9. RomanS

    RomanS Poster Extraordinaire

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    I have to admit - I HATE SM58s... They have something going on in the low mids that I immediately have to dial out every time I see one on stage (I work as a soundtech a few times a month); for me, they only work for rough, shouted, "rawking" voices in a very loud heavy rock setting. For anything more quiet (folk, jazz, etc), for anybody who can really sing (not shout), and esp. for female vocalists there are so many much better mic choices ou there these days!
    A personal favorite of mine is the AKG D5 - very affordable, yet one of the best sounding dynamic mics available; so crisp and clear, they really shine, love them.
    Another favorite is the Heil PR20 and 22 - a very natural sounding mic, slightly less feedback resistant than the D5 (but still more so than an SM58), but really great in a quiet environment.
    The Sennheiser E935 is also rather good.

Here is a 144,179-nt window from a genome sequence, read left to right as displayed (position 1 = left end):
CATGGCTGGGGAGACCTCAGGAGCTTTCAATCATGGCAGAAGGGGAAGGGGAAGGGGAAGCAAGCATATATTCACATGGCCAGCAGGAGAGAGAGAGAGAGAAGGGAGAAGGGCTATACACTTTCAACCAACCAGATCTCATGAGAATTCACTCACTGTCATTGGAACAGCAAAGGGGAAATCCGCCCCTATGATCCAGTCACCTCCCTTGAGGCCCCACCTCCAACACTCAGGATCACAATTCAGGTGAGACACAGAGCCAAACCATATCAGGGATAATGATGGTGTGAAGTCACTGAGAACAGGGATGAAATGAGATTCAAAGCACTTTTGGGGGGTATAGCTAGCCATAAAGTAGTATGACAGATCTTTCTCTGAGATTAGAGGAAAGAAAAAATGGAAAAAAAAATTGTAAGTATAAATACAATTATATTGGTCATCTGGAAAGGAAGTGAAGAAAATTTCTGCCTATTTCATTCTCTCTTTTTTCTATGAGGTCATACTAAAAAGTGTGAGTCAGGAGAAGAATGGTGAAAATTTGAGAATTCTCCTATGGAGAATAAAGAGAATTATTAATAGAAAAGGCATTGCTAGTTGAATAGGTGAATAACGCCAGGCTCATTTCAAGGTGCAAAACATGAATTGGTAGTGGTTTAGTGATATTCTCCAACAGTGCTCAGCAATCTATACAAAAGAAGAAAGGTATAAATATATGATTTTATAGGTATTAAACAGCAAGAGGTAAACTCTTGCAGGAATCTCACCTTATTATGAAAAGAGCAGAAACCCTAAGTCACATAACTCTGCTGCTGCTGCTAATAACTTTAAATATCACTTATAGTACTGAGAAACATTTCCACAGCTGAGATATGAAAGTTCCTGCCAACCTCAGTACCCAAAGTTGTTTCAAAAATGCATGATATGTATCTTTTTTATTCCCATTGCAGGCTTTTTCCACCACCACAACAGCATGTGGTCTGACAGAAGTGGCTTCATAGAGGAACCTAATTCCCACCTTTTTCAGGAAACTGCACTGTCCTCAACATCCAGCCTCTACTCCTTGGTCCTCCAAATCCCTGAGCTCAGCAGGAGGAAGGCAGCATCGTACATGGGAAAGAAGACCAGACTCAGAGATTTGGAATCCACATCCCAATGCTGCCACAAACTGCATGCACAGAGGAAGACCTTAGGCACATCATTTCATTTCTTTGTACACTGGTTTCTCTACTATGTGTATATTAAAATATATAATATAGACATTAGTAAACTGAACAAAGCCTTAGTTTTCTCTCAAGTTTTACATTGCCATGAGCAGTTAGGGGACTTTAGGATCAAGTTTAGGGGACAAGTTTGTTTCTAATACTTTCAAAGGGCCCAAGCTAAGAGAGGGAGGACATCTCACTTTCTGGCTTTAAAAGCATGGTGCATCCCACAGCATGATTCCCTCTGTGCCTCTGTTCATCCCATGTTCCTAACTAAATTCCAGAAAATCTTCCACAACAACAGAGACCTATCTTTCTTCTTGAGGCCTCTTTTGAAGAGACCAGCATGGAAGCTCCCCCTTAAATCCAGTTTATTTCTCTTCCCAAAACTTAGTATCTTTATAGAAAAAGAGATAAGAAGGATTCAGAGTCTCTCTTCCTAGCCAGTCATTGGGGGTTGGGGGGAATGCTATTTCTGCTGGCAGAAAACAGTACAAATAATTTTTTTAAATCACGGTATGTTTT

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  10. wulfenganck

    wulfenganck Tele-Afflicted

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    I used Shure SM58 for years.
    But since I listened to the Audio-Technica AE5400 condenser mic of our singer for the first time, I immediately changed to a condenser mic.
    I'm mainly doing background and only lead vocals on about 2 or 3 songs, so I didn't want to spent 415,- Euro on an Audio-Technica, but my Rode M2 condenser mic for hilariously bargain prize of 93,- Euro is IN EVERY WAY BETTER than the Shure SM58 I used.
    Dynamics, clarity, volume - the Shure is just no match to it.
    Maybe the Shure SM58 is just "industrial standard" because people are......lazy and follow the first advice from fellow musicians?